Buyer’s Remorse: Pakistan’s Elections and the Precarious Future of the China-Pakistan Economic Corridor


Editor’s Note: This is the 22nd installment of “Southern (Dis)Comfort,” a series from War on the Rocks and the Stimson Center. The series seeks to unpack the dynamics of intensifying competition — military, economic, diplomatic — in Southern Asia, principally between China, India, Pakistan, and the United States. Catch up on the rest of the series.

Why should China care about the outcome of this week’s elections in Pakistan? Historically, China has could afford to be indifferent to the civilian political leadership of its “all weather” friend. The abiding relationship was with the Pakistan Army, and Pakistan’s major political parties all understood the value of maintaining good terms with Beijing. Chinese officials certainly have had their preferences about Pakistani politicians, parties, and political platforms. But this had little impact on the fundamentals of the Sino-Pakistani relationship, which remained overwhelmingly security-centric.

In this week’s elections, however, Pakistani domestic politics loomed a great deal larger for China. Due to the increasing importance of the China-Pakistan Economic Corridor (CPEC) to the two countries’ cooperation, China’s interest in the management of Pakistan’s finances, energy, ports, and railways has assumed newfound significance. The reasons are more than just economic. CPEC was the new great hope of Sino-Pakistani relations, seen in China as a way to strengthen Pakistan’s stability, bolster its strategic position, and upgrade bilateral ties beyond their military confines. Yet in the run-up to the elections, CPEC has been languishing. The second phase of the scheme has stalled, civil-military skirmishing has consumed the country’s political energies, and Pakistan’s balance of payments situation has entered another crisis. Meanwhile, Beijing is facing growing pressure to improve its fraught relationship with New Delhi, where the deepening China-Pakistan axis has become one of the biggest points of contention.

In the aftermath of the elections, Beijing will therefore be watching closely to see whether a government led by Imran Khan and his Pakistan Tehreek-e-Insaf (PTI) party has the capacity, the will, and the political space to deal with the growing list of economic challenges that affect China’s most prominent connectivity project. If not, Pakistan faces a real risk that China will discreetly unwind its bet, backing away from the strengthened political commitment to the relationship that Pakistan has been enjoying since 2015, instead once again imposing more constraints on the scope of its support.

The Rise and Fall of the Economic Relationship

In the last three years, the economic dimensions of the China-Pakistan relationship have assumed growing salience, especially given CPEC’s exalted status as the “flagship” of Xi Jinping’s Belt and Road initiative. While Pakistan’s army remains the fulcrum for Sino-Pakistani ties, it can help to guarantee and secure CPEC but it cannot implement it. For that, China has needed a civilian government that is broadly economically competent, corrupt only to a modest degree, and able to focus a healthy amount of political energy on executing the plans. The Chinese also believed that CPEC would strongly benefit from continuity within the Pakistani government.

It was no secret, then, that Chinese officials quietly favored a second term for then-Prime Minister Nawaz Sharif’s party, the Pakistan Muslim League-Nawaz (PML-N). This preference ran up and down the system. China praised the province of Punjab, led by the prime minister’s brother, Shehbaz Sharif, as by far the most effective at executing CPEC projects on schedule.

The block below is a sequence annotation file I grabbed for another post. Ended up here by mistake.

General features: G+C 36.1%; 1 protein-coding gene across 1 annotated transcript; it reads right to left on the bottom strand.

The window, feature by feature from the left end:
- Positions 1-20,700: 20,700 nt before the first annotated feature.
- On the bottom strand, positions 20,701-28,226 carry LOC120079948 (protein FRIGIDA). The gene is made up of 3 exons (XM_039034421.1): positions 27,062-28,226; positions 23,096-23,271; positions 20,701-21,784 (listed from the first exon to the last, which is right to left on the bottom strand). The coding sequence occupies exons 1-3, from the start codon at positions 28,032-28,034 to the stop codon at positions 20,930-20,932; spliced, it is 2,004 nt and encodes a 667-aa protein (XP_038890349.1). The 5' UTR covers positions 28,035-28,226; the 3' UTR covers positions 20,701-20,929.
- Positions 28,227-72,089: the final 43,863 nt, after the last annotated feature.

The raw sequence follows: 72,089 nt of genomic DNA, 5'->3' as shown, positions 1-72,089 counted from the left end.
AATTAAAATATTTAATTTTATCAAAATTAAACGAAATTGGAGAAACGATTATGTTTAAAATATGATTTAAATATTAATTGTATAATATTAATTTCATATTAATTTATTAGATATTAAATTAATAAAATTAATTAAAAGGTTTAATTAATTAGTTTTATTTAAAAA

This is not to say that China had a problem with other parties. The Pakistani People’s Party (PPP) had been supportive from the start, with former president Asif Ali Zardari gaining credit for getting CPEC in motion during his term in office, particularly his role in persuading the reluctant Chinese to take on the difficult task of making Gwadar port functional. Political tensions with Khan and the PTI in the early stages of the project, when Beijing was troubled by repeated criticisms over transparency and routes, have mostly been resolved. The PTI-run Khyber-Pakhtunkwa provincial government, whom the Chinese had privately criticized, ultimately got on the CPEC train. Still, there was little question that the PML-N got the discreet nod from Beijing.

This all changed, however, when the Pakistan Army escalated its campaign against Nawaz Sharif late last year. Following his disqualification from office over corruption claims in July 2017, the army has taken significant steps to undermine the PML-N in the elections and prevent the return to power of a political leader they deeply mistrusted. As a result, China found itself dealing with a familiar situation, albeit with very different implications for its interests: a weakened civilian government in Pakistan, with governance essentially subordinated to political warfare and no certain end in sight even after the elections. There were rumblings of concern from Beijing about this as early as last year. Whereas in the past China had consistently flagged security threats as the number one challenge facing CPEC, now Chinese officials and experts privately indicated that domestic political issues had become the principal source of anxiety.

Meanwhile, plans for the next stages of CPEC essentially went into stasis. Existing projects are being implemented on the ground, but there has been no serious progress on the intended focal point of CPEC’s second phase: industrial cooperation and the Chinese-style special economic zones, which was supposed to be the part of the initiative that generated jobs, exports and growth. While the slowdown is not solely the result of the political situation, my private discussions suggest it is heavily conditioned by domestic politics. The second phase of the project was already more politically complicated given the sensitivities around special economic zone site locations, the concerns of Pakistani businesses, and the emerging need to embed the initiative into a broader economic reform and industrial policy agenda. Even the existing energy projects have already been facing problems, with the notably generous rates of return that Pakistan promised Chinese energy companies proving hard to fulfill.